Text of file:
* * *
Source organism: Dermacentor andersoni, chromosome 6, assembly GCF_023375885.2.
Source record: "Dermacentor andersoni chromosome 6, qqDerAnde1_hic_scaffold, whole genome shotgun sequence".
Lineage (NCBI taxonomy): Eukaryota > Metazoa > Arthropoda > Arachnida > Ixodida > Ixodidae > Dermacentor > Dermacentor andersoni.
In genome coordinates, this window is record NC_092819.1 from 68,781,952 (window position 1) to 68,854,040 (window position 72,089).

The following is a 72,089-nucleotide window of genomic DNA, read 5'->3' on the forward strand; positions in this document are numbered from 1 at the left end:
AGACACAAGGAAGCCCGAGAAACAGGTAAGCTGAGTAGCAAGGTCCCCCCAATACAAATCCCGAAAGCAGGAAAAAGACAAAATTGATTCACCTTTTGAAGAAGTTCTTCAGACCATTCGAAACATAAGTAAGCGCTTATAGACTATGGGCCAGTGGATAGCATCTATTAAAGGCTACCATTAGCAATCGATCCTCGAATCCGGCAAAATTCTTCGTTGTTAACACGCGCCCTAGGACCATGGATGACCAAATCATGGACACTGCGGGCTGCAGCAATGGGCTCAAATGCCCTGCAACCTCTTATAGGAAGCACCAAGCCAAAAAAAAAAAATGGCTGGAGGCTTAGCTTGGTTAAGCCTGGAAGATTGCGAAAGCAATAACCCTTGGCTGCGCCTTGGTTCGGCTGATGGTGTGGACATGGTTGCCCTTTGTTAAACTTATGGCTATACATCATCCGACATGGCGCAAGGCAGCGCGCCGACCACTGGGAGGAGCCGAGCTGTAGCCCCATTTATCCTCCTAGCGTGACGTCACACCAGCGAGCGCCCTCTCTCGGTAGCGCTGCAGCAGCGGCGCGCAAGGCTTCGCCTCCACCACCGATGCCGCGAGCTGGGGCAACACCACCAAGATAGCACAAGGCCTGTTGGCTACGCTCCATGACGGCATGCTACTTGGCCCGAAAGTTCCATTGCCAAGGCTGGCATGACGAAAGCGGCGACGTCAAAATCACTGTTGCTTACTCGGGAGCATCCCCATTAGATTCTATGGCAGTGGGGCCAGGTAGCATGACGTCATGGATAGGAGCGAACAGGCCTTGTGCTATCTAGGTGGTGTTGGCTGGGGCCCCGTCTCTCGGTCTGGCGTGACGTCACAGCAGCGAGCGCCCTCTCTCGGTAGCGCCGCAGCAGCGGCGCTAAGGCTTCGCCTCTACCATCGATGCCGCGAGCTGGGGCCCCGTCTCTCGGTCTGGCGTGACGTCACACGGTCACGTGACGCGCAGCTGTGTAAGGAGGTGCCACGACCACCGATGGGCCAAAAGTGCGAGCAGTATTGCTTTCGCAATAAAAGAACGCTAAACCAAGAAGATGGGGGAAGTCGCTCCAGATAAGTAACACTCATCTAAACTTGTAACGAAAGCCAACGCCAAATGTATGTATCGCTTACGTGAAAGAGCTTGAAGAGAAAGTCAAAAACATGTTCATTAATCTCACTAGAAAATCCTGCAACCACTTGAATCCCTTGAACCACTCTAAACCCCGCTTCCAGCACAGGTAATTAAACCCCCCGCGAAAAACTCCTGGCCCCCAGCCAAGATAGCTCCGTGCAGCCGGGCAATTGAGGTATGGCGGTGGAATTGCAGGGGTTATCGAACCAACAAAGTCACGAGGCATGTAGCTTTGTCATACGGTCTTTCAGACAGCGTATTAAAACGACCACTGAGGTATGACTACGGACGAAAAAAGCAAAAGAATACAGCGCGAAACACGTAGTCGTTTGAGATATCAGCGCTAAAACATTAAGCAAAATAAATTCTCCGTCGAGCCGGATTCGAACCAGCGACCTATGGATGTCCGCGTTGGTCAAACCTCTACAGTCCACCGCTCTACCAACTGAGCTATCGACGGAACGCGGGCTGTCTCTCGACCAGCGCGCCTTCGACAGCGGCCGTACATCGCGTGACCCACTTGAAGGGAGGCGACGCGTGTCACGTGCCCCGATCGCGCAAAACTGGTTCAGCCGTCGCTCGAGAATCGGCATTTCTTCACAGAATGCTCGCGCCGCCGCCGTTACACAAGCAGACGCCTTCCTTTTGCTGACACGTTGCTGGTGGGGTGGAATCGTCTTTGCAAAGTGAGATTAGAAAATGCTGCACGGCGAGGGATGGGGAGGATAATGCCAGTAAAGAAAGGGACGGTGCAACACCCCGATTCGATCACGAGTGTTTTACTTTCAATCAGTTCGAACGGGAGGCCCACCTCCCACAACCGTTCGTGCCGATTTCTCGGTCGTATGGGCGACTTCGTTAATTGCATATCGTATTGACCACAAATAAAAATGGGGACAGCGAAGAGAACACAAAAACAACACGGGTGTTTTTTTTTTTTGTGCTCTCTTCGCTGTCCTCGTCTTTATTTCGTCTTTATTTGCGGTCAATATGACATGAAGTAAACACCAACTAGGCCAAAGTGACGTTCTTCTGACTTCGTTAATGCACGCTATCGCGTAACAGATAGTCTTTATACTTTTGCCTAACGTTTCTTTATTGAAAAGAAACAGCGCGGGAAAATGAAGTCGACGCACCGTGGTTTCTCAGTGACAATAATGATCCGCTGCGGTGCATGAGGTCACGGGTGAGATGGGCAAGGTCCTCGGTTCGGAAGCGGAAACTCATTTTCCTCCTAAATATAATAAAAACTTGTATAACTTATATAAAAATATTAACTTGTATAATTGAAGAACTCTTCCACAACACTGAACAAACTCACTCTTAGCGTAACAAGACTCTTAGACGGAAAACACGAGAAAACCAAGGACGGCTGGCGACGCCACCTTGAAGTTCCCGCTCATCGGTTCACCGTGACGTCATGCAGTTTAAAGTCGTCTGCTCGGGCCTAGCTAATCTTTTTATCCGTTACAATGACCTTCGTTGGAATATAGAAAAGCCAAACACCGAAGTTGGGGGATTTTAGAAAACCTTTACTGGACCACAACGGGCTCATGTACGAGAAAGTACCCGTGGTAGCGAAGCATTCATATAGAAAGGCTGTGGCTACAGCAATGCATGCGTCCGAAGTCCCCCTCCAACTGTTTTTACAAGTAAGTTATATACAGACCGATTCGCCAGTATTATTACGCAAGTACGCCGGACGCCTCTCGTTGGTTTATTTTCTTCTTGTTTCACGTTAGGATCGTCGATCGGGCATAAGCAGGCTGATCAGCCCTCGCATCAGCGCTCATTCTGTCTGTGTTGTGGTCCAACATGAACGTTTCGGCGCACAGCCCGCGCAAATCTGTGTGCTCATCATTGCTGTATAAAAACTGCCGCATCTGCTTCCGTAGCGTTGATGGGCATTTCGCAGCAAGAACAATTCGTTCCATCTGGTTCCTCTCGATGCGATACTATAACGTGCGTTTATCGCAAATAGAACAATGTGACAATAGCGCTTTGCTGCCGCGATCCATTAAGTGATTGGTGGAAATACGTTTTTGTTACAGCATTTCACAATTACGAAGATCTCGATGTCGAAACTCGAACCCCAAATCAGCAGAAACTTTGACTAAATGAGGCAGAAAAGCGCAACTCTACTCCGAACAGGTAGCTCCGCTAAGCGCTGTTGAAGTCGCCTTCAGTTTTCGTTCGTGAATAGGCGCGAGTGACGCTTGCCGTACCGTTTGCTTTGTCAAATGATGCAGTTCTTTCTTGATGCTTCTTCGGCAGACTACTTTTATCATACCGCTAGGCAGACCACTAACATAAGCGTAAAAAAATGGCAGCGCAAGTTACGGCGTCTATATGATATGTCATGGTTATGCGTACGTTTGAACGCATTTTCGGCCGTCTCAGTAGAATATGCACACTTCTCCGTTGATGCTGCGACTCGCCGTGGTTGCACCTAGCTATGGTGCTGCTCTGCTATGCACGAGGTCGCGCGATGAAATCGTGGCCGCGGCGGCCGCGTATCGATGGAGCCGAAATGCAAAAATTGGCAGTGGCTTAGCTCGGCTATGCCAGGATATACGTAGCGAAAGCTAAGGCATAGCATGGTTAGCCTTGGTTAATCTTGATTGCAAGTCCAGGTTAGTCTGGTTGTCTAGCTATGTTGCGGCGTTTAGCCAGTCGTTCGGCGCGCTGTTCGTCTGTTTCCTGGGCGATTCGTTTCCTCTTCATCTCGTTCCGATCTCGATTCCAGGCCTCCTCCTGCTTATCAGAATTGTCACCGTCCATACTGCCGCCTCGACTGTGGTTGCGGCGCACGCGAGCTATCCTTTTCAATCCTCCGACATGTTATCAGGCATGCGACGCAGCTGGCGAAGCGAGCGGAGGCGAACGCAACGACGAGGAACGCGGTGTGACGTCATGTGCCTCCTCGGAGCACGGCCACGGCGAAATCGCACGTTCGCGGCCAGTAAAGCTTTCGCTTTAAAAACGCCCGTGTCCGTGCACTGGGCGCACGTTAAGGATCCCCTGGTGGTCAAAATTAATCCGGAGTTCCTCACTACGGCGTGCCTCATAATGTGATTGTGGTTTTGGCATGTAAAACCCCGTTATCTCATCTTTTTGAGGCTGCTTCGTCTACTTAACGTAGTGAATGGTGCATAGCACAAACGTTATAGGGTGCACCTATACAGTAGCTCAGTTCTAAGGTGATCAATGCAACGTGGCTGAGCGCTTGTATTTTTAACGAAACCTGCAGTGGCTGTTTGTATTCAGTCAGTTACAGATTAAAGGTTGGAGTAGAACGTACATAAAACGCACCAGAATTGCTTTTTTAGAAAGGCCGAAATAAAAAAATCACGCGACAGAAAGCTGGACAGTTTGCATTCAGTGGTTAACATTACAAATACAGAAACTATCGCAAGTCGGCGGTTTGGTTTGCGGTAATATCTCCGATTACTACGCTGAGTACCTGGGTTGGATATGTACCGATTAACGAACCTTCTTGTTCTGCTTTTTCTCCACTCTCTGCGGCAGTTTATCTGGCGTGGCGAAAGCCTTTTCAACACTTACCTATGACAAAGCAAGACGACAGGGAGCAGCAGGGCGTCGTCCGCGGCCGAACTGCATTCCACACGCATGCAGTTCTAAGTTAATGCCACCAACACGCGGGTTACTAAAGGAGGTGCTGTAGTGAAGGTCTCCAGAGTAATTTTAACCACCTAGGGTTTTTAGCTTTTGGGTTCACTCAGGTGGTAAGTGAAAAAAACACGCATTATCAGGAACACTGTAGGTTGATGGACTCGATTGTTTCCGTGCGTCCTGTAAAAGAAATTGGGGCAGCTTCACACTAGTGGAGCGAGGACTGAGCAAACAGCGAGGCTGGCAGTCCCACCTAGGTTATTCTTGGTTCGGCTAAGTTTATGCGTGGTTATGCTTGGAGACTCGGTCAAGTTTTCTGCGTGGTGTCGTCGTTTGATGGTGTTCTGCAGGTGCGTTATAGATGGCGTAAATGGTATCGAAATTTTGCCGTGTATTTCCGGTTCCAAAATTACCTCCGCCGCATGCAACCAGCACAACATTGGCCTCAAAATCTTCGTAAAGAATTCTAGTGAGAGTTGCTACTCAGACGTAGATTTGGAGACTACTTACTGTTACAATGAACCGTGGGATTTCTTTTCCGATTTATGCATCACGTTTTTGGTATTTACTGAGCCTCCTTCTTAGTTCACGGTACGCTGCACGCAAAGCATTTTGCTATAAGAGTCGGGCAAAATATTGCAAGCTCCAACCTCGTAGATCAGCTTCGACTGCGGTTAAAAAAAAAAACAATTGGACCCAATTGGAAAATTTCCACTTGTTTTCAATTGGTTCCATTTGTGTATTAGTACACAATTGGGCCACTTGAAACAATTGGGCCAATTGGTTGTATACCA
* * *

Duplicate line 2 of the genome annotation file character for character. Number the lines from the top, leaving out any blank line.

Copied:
Source record: "Dermacentor andersoni chromosome 6, qqDerAnde1_hic_scaffold, whole genome shotgun sequence".